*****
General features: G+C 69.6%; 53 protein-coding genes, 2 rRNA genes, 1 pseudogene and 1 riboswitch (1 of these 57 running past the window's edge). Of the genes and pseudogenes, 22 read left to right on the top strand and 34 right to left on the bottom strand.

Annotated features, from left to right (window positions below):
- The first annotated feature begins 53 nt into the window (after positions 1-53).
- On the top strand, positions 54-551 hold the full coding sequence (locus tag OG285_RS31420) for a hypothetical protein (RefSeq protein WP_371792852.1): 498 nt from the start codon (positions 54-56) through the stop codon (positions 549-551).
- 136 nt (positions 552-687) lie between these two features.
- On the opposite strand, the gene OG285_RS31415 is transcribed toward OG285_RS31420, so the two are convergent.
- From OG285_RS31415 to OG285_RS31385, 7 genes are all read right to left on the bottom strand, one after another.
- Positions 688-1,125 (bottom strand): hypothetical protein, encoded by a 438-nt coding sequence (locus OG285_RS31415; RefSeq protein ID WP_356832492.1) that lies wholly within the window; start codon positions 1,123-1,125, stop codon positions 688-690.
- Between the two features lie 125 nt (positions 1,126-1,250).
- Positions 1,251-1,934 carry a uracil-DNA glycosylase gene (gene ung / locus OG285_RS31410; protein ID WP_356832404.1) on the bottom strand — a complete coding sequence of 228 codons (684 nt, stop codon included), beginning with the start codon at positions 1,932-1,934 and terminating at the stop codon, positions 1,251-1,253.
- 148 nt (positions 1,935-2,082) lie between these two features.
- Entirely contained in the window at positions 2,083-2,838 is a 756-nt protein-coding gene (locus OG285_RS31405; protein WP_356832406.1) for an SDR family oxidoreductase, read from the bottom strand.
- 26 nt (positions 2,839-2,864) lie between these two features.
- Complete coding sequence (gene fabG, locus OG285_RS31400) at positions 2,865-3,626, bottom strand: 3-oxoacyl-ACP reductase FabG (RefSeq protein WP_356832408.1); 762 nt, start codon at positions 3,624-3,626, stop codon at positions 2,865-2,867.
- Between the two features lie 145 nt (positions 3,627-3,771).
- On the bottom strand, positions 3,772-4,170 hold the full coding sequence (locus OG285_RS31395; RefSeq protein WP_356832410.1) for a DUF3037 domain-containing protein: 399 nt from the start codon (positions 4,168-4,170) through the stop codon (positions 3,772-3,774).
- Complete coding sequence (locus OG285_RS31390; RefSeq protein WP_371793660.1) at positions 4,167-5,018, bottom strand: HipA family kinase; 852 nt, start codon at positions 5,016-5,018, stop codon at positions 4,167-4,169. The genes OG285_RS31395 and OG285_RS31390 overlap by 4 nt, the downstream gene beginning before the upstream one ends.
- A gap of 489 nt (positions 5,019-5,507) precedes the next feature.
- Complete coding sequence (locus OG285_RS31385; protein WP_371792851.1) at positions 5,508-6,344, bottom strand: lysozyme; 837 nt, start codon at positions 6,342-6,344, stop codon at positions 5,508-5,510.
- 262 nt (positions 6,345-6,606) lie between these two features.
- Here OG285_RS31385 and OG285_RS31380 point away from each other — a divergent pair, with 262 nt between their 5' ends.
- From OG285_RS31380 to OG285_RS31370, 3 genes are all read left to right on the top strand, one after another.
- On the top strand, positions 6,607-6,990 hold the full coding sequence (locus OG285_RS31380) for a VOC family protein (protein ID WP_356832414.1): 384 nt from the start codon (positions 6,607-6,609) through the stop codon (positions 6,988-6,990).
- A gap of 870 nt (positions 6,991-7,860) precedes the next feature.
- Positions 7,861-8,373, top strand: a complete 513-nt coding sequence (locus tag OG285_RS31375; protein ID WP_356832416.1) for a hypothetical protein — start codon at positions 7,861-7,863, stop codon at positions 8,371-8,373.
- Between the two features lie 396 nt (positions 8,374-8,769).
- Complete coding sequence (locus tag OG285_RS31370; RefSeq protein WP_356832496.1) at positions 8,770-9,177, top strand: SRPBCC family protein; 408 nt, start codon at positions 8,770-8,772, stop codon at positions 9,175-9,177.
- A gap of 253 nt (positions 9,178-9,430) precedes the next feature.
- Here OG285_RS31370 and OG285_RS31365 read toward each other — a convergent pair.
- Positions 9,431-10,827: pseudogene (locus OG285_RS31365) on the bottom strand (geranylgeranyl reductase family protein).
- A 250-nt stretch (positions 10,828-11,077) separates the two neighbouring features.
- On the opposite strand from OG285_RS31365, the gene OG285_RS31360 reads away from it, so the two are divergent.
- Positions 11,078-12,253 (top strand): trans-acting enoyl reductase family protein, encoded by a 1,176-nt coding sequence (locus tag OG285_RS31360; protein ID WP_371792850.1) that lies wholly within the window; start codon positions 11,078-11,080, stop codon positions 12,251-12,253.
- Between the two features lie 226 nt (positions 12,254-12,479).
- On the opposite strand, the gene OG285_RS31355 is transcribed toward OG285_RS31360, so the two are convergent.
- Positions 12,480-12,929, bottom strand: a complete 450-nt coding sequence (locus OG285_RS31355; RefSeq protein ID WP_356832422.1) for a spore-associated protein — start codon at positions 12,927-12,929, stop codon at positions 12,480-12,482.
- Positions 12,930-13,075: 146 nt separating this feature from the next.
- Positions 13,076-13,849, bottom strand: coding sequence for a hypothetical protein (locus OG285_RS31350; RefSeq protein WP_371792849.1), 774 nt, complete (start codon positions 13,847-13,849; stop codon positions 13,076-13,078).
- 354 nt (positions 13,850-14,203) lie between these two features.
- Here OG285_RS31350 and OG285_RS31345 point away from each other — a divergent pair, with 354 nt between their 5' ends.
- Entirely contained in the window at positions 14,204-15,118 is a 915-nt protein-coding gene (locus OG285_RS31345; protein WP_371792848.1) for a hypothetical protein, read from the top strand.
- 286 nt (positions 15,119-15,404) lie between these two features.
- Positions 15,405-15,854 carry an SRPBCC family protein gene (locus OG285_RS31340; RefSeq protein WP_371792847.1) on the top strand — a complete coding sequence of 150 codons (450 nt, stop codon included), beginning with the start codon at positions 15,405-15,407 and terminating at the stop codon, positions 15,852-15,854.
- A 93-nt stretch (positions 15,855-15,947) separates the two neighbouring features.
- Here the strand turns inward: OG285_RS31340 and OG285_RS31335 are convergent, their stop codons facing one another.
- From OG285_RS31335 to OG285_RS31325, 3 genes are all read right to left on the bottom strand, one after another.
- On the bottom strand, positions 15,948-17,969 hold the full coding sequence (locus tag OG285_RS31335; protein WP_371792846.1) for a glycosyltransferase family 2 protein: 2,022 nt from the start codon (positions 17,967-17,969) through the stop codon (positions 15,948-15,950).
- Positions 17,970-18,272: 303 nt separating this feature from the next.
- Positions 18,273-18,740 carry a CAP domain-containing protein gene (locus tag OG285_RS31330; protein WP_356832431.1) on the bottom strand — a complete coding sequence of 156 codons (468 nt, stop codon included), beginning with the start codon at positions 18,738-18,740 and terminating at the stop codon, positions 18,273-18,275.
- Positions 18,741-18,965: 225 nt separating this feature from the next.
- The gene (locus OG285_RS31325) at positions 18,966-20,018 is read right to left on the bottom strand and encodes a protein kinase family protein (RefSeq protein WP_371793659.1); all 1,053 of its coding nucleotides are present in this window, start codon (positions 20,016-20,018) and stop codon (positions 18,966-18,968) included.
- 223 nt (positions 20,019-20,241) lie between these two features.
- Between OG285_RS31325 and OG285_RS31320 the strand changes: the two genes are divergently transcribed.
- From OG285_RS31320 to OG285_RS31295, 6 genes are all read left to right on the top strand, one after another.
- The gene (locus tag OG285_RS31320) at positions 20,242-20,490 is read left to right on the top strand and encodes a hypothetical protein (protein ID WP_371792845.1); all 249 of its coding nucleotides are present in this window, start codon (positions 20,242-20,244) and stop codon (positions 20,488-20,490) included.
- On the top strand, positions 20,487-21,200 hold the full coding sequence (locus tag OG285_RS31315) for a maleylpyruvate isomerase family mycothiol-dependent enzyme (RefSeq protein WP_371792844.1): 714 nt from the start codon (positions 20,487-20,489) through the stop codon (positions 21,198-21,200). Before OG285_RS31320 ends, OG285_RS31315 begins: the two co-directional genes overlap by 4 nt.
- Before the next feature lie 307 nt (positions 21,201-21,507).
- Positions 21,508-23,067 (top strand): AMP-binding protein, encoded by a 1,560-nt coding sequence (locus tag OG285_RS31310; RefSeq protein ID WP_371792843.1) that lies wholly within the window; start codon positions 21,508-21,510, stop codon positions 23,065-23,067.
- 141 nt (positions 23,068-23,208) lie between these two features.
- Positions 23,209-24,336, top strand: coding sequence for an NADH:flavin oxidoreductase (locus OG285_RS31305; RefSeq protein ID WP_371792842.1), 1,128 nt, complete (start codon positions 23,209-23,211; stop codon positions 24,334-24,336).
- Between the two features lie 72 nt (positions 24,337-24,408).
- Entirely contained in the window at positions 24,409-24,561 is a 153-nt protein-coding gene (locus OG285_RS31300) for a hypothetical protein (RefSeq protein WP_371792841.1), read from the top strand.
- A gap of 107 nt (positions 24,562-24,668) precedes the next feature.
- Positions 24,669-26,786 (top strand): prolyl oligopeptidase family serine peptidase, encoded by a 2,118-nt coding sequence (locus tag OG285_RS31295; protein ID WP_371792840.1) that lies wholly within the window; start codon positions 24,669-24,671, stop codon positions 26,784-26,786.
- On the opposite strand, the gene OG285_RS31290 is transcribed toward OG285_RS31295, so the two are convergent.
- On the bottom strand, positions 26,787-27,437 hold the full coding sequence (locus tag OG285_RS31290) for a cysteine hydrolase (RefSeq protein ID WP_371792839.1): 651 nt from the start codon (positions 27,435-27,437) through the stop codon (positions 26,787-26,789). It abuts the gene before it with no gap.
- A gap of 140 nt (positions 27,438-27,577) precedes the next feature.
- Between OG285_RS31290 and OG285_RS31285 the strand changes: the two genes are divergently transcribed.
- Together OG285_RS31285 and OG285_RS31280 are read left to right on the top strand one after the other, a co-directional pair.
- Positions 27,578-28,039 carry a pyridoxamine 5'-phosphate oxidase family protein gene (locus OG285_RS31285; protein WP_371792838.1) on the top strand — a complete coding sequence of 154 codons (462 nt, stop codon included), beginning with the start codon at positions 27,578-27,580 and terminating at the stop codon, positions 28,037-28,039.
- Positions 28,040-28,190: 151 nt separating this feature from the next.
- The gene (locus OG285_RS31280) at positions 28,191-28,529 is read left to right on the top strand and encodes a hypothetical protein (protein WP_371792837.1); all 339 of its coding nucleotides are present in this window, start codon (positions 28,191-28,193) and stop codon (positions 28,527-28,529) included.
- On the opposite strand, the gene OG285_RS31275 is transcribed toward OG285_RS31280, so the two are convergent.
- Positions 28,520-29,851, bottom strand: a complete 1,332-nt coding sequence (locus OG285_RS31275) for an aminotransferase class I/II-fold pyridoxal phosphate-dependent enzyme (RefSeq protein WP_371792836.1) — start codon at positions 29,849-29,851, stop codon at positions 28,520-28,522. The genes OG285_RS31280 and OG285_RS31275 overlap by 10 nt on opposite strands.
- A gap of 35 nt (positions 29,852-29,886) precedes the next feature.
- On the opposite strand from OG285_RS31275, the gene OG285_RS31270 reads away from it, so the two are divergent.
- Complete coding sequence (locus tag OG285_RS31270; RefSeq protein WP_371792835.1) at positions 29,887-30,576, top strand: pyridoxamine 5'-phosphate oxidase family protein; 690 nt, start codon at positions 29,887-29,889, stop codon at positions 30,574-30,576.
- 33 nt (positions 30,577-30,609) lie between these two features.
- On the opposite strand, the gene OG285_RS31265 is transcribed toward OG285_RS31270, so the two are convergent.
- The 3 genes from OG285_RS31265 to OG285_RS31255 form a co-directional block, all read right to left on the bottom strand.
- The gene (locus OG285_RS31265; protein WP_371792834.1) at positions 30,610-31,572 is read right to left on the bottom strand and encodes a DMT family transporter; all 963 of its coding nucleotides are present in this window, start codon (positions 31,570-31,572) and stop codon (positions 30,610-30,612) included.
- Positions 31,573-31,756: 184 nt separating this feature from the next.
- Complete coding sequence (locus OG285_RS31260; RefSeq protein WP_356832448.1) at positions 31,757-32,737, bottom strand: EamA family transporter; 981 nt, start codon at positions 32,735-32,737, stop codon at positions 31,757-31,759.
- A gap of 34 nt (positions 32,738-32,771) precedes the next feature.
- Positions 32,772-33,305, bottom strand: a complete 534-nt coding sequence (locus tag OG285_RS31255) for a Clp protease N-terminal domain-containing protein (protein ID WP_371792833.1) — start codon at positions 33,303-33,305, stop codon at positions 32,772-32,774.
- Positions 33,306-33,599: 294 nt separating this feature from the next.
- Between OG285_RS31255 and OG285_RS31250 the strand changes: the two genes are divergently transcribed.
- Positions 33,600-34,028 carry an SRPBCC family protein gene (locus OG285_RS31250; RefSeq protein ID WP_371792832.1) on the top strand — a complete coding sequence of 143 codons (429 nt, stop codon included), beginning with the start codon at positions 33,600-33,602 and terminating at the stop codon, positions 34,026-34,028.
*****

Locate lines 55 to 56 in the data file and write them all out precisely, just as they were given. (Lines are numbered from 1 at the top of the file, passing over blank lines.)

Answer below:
- The gene (locus tag OG285_RS31320) at positions 20,242-20,490 is read left to right on the top strand and encodes a hypothetical protein (protein ID WP_371792845.1); all 249 of its coding nucleotides are present in this window, start codon (positions 20,242-20,244) and stop codon (positions 20,488-20,490) included.
- On the top strand, positions 20,487-21,200 hold the full coding sequence (locus tag OG285_RS31315) for a maleylpyruvate isomerase family mycothiol-dependent enzyme (RefSeq protein WP_371792844.1): 714 nt from the start codon (positions 20,487-20,489) through the stop codon (positions 21,198-21,200). Before OG285_RS31320 ends, OG285_RS31315 begins: the two co-directional genes overlap by 4 nt.